Public participation in the planning process is usually seen as a key part of local democracy and considered an inherently good thing, with less regard to the methods of recruitment and participation. In England, perhaps the most common method of participation is consultation, a process which typically involves inviting local residents and others directly affected by the proposals to attend public meetings or similar, and anyone who would like to have their say can do so. There may also be targeted efforts directed at people with certain characteristics or ‘hard-to-reach-groups’. These participants are either self-selected or selected by the planners, meaning it is unlikely the group will be reflective of the public it is assumed to represent. As for the method of participation, consultation is in itself preference-led. By asking questions such as “what do you think of X?” or “do you like/dislike Y?”, answers are often at two ends of a spectrum – agree or disagree.
This approach skews the perception of what is “in the public interest” in two ways. Firstly, if participants do not ‘mirror’ the wider society, they are unlikely to be representative of the publics’ opinions on how to shape development – not least because people tend to respond based on their own needs. Among self-selected participants, those who ‘have the most to lose’ from development tend to participate to a higher extent, typically causing an over-representation of characteristics such as older age and higher income, while a large proportion – ‘the silent majority’ – are not heard. Secondly, by using tokenistic methods which provoke binary responses means that we are missing out on participants’ own ideas and instead end up with ‘yay or nay’ or ‘X or Y’ scenarios – neither of which facilitates constructive participation. A cynic might even say that by inviting “everyone”, we are ending up with less representative outcomes.
In recent years there has been a push for increased use of digital tools to make participation more accessible, thus facilitating communication with ‘the silent majority’. The Covid-19 pandemic has accelerated this push, but while there is not yet any conclusive research on whether this has been successful in recruiting a broader demographic, it poses new risks of skewed outcomes. For example, a recent consultation in Newcastle was found to have been ‘hijacked’ by thousands of fake comments. Indeed, many online consultations take few measures to verify the identity of those responding, and therefore have no way of understanding their “representativeness”. The move online also seems to have made consultations more divisive than ever, with loud opposition groups adept at using social media, such as Twitter and Facebook, often controlling the narrative.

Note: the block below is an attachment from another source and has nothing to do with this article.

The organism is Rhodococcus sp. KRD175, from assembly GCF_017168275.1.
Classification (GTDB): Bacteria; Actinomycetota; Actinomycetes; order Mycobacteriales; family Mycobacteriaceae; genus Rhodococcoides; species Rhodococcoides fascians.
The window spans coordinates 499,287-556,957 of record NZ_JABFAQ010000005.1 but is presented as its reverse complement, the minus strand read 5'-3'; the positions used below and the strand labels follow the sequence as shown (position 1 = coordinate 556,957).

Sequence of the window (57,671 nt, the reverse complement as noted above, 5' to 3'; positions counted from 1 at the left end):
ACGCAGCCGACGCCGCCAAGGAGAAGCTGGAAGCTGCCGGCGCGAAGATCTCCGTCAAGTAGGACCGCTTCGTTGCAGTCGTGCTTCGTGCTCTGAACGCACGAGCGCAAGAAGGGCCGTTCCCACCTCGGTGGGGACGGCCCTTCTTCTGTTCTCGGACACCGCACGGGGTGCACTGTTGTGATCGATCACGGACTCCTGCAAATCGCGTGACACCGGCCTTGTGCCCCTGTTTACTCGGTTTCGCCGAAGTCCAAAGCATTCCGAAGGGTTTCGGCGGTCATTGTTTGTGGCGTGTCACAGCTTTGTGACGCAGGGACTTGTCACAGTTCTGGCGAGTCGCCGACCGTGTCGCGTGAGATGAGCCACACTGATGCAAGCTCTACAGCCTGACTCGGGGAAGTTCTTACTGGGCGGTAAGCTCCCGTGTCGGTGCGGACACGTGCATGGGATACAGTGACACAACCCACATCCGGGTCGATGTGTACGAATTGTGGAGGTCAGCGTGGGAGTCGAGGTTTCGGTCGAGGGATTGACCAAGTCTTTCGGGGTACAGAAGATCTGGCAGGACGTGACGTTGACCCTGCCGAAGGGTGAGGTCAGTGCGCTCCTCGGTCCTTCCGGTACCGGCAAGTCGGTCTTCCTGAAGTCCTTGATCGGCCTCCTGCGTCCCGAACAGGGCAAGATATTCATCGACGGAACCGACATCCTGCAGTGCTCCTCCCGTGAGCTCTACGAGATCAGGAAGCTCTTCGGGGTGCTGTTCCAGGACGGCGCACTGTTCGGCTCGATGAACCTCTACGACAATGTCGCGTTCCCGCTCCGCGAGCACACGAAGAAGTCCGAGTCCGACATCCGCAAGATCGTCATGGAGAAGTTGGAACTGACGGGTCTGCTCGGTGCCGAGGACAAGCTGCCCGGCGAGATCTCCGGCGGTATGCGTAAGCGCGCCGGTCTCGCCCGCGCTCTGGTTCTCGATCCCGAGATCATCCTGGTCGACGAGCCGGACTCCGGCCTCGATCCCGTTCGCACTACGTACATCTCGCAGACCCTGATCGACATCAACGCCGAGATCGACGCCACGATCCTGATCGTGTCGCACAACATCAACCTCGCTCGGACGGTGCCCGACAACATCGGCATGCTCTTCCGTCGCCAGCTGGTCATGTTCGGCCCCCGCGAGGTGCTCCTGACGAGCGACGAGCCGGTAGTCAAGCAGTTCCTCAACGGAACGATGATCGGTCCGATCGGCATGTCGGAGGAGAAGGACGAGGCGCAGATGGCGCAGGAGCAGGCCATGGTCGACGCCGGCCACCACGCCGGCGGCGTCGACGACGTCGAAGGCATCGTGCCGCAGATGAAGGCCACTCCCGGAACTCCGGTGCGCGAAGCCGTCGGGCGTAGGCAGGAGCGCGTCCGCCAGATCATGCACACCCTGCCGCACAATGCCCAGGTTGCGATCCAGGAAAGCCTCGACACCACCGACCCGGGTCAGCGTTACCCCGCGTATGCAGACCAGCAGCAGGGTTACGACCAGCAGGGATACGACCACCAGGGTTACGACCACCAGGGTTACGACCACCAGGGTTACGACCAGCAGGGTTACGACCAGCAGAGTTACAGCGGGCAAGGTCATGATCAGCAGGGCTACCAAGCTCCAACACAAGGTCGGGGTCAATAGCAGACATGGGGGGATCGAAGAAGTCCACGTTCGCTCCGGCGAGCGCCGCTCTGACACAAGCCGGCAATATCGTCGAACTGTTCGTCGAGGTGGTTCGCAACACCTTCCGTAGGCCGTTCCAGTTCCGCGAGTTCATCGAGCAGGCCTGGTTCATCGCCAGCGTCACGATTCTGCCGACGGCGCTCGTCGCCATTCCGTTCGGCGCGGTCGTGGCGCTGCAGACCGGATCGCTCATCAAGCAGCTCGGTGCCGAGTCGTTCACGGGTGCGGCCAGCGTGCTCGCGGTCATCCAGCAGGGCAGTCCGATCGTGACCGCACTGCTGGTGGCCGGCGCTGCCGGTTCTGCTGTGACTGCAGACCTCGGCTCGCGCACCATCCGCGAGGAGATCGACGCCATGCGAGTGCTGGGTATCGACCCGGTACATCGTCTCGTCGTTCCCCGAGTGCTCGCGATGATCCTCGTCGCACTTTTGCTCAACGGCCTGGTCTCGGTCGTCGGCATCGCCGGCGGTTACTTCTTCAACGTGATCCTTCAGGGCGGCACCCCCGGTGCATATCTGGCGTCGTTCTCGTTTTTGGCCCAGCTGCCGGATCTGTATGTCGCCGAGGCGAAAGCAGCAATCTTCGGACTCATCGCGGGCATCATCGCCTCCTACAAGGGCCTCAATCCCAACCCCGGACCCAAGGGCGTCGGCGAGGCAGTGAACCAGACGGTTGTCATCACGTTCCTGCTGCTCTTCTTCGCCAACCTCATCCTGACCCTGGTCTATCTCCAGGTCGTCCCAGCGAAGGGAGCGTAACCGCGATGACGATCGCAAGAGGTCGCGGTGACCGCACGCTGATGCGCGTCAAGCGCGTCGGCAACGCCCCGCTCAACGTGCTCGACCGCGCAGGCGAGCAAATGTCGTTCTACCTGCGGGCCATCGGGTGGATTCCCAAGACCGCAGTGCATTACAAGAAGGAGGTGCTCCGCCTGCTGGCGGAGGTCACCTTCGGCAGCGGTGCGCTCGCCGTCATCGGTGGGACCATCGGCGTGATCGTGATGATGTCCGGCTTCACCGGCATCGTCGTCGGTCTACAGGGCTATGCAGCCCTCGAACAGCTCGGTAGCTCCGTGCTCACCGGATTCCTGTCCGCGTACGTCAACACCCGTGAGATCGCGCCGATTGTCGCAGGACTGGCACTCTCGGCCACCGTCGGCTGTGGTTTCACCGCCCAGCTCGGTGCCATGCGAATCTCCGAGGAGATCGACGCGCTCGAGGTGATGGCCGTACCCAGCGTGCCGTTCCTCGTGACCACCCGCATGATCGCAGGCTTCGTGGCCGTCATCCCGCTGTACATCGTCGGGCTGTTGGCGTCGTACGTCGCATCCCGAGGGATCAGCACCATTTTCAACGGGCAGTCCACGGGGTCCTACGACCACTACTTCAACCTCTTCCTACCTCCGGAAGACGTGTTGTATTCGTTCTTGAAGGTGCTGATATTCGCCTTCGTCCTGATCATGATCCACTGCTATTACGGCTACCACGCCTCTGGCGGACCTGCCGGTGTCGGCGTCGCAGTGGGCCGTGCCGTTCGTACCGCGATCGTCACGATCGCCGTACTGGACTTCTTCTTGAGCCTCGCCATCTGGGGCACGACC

Overall, unrepresentative and binary participation poses a real risk of outcomes where those who ‘shout the loudest’ get their way. It is therefore clear that we need to think about methods which better mirror the public, while also allowing this public to contribute to shaping and taking ownership of development (rather than just being offered a set of options). But how?
One interesting approach is the civic lottery. This was recently tested in the development of plans for Copenhagen’s Medieval City Centre, in which the City Council asked participant to imagine how to best use the space in a future with less cars. The civic lottery model first analyses the demographics and broader characteristics (such as gender, age, income, housing type, access to car) in a defined area to create selection criteria. Invites are then issued – in this case 10,000 which were split 80% to addresses in the Medieval Centre, and 20% to addresses in the remainder of Copenhagen*. A representative sample of residents is then selected. In Copenhagen, this was 36 individuals, which formed a citizens’ assembly who fed their ideas into the visioning work through a series of meetings as part of a wider ‘co-creation’ process. This was complemented with more traditional input from stakeholders and interest groups, as well as a larger public meeting. Similarly in the UK, a citizens’ assembly using the civic lottery model was set up in Romsey in 2019 which was used in the early visioning work informing the masterplan of an area south of the town centre.
Participation, as with anything, is of course also a question of time and resources. While it is hard to imagine a method like the civic lottery to be meaningful in smaller-scale projects, if paired up with more traditional methods it could certainly carry many benefits for larger or more controversial projects – not least in terms of enhancing social value through citizen empowerment. Such empowerment could boost faith in the democratic process, ability to effect change, and – importantly – a greater public buy-in. After all, planning decisions are nothing if not politics.
*While not discussed in this post, representation in public participation carries the question of who should have a say in the first place – only existing residents, or also potential future residents? To some extent, exclusionary outcomes can be minimised by not defining ‘local’ too narrowly, or by applying a proportionate approach such as this 80/20 example. Nonetheless, it poses the much broader question of who the future of an area belongs to.
 BBC, 2021. Newcastle bridges consultation hijacked by ‘fake accounts’ [accessed 26/03/2021]: https://www.bbc.co.uk/news/uk-england-tyne-56126566
 We Do Democracy, 2019. Citizens’ assembly in Copenhagen city centre [accessed 26/03/2021]: https://www.wedodemocracy.dk/borgersamling-i-middelalderbyen-1